Invoice and Ted three Deleted Scene Defined by Ed Solomon
The scene would have found Bill and Ted visiting 10-year-old versions of themselves.
Fans of the Bill and Ted franchise were elated to learn with the release of Bill and Ted Face the Music this summer that the long-awaited sequel did not suck. In fact, Bill & Ted 3 turned out to be one of the best films of the year, offering a message of hope and compassion for one’s fellow human that the world really needed this year.
But the long road to getting Bill and Ted 3 made was full of stops and starts, and in the end the sequel had to be made on a very tight budget despite the fact that Keanu Reeves and Alex Winter reprised their starring roles as the titular dudes. There are other versions of this movie that could have happened had the budget been bigger, and co-writer Ed Solomon is offering fans a glimpse at some deleted scenes that were never filmed, but that he and co-writer Chris Matheson are proud of nonetheless.
Solomon shared the below scene over the weekend, which involves Bill and Ted traveling back in time to confront their 10-year-old selves to ask them to fix the pickle they’re in (i.e. writing the greatest song ever written on a ticking clock). And I got a chance to speak with Solomon to add some context to this scene and explain why it was cut.
There are scenes in early #BillAndTedFaceTheMusic drafts that Chris & I loved but didn’t make the movie.
In this, after frantically going forward to steal a song from future thems (& finding life worse & worse the further they go), they decide instead to try going backwards: pic.twitter.com/k8AD8ZNtS3
— Ed Solomon (@ed_solomon) November 22, 2020
Solomon revealed to Collider that this is one of a few scenes that he and Matheson had to pull out of the movie for a variety of reasons, including another scene in which Bill and Ted went back to when they first met Rufus outside the Circle K.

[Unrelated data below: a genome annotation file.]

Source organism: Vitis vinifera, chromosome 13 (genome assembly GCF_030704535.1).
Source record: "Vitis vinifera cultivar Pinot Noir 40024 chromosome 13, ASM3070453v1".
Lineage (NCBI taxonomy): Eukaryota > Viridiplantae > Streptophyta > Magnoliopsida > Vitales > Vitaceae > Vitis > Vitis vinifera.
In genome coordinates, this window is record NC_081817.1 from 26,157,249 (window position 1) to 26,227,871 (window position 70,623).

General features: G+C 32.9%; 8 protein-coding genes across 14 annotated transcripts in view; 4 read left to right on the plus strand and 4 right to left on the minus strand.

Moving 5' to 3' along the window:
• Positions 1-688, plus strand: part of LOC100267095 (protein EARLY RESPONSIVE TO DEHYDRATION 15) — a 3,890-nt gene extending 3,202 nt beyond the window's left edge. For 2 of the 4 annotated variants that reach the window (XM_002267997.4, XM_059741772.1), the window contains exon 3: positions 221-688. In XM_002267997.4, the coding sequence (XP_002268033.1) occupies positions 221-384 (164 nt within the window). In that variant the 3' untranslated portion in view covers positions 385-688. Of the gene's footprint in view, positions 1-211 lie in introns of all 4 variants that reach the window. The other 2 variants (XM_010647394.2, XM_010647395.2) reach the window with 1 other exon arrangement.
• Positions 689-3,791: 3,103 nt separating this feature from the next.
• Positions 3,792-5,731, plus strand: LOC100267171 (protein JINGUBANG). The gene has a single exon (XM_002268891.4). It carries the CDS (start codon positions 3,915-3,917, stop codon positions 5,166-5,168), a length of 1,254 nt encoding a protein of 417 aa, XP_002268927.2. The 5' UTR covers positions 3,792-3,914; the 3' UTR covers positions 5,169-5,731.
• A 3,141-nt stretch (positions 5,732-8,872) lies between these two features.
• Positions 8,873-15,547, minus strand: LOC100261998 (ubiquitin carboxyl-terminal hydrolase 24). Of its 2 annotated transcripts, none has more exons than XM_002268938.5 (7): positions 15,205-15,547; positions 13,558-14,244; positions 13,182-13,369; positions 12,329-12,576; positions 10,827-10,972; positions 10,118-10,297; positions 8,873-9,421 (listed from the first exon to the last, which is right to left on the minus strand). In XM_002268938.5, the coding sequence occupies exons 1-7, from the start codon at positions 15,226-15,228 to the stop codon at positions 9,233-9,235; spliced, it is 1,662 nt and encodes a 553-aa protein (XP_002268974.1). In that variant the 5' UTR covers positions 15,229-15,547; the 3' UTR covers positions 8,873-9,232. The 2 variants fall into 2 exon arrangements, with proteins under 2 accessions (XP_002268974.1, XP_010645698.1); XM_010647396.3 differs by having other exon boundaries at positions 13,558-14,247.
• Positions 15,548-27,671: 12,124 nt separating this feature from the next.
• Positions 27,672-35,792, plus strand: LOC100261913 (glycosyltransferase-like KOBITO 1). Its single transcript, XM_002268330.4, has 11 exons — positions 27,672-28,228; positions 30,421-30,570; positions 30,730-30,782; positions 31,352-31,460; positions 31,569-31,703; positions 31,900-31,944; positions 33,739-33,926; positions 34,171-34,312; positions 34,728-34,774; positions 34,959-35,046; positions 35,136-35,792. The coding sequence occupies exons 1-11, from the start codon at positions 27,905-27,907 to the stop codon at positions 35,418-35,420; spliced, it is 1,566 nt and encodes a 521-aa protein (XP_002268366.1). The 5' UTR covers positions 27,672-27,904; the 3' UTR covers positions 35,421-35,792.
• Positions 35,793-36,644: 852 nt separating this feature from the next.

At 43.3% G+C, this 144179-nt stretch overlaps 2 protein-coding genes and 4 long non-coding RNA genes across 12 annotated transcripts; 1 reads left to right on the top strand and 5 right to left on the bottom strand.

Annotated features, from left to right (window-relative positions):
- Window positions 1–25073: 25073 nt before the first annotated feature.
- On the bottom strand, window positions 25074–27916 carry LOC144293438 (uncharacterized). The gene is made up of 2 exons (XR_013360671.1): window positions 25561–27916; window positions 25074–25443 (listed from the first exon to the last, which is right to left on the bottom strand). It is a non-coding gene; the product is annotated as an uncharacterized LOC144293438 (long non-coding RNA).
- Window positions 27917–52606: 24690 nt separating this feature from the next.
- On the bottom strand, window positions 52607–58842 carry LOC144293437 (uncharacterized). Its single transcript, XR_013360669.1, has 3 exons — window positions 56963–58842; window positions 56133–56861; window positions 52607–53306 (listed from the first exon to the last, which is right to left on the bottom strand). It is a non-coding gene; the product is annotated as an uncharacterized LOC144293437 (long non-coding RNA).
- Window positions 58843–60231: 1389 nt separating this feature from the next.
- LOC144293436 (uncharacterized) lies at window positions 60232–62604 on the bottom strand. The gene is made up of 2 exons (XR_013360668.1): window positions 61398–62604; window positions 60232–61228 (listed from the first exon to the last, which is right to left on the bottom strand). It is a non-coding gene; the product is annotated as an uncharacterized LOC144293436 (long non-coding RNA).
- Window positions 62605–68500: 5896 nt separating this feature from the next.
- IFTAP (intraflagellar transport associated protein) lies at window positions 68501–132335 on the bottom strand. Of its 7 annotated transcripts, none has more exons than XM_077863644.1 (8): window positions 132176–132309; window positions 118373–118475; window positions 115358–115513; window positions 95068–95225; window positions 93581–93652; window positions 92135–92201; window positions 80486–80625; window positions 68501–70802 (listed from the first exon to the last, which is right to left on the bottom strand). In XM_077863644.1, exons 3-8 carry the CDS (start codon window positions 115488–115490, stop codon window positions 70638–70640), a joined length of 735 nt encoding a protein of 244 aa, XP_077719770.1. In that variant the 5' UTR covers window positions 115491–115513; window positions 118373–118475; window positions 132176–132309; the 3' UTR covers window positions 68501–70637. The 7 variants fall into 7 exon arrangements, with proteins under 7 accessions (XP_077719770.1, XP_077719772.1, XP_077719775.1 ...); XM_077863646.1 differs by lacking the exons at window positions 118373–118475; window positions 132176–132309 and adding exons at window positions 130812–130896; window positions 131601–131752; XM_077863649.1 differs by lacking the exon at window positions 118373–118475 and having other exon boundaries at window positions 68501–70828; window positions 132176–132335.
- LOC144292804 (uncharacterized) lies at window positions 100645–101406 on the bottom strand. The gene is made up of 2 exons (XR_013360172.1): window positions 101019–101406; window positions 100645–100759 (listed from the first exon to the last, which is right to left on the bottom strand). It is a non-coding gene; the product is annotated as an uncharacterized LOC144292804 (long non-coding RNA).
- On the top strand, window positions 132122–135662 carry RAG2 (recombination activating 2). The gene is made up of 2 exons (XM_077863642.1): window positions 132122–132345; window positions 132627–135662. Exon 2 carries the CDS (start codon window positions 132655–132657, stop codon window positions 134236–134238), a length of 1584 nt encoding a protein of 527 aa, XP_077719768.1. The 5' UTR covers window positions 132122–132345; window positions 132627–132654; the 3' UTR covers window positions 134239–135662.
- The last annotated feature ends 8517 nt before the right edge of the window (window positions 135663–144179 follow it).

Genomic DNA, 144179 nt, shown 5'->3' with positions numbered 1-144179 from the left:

This particular scene was cut mainly for budgetary reasons, as Solomon and Matheson were forced to decide between two different scenes in which Bill and Ted confront other versions of themselves.
Solomon revealed that they had a deeper storyline for the princesses (played by Jayma Mays and Erinn Hayes) planned for the film, which would have followed the characters to different realities where they saw what life might have been like without Bill and Ted. But because the budget of Bill & Ted 3 was so tight, they had to make editorial decisions before they even started filming:
“We were like we just can’t fit everything we want to do into the movie. In a normal film situation, if you love a scene and you’re not 100% certain it’s gonna stay in the movie but you wanna see how it lands once the film is edited, you know you shoot it and you make those decisions in post-production, but we just could not afford to do that.”
So it came down to deciding to shoot either the scene in which Bill and Ted confront their 10-year-old selves or the scene in which Bill and Ted – after having traveled forward in time to meet their despondent 52-year-old selves who are now single – go back to their counseling session and talk to the princesses. And because the princesses storyline had already been pared down and the characters were the emotional heart of the movie, they didn’t want to lose yet another scene with them. And so, when forced to choose between a comedy scene and an emotional one, they went with the latter:
“On a purely comedic level that (10-year-old Bill and Ted) scene might have been a bit stronger, but on a more important level, which is the emotional throughline of the movie, it was more important for them to go back to their wives. We were forced to make the choice because we just couldn’t afford to shoot both.”
Solomon said he plans to share another scene that wasn’t shot soon, so stay tuned to his Twitter account. In the meantime, if you haven’t read my reported rundown of the long road to making Bill and Ted Face the Music a reality, you can check that out here.
Image via Orion Pictures
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About The Author
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Adam Chitwood is the Managing Editor for Collider. He’s been working for Collider for over a decade, and in addition to managing content also runs point on crafts interviews, awards coverage, and co-hosts The Collider Podcast with Matt Goldberg (which has been running since 2012). He’s the creator and author of Collider’s “How the MCU Was Made” series and has interviewed Bill Hader about every single episode of Barry. He lives in Tulsa, OK and likes pasta, 90s thrillers, and spending like 95% of his time with his dog Luna.
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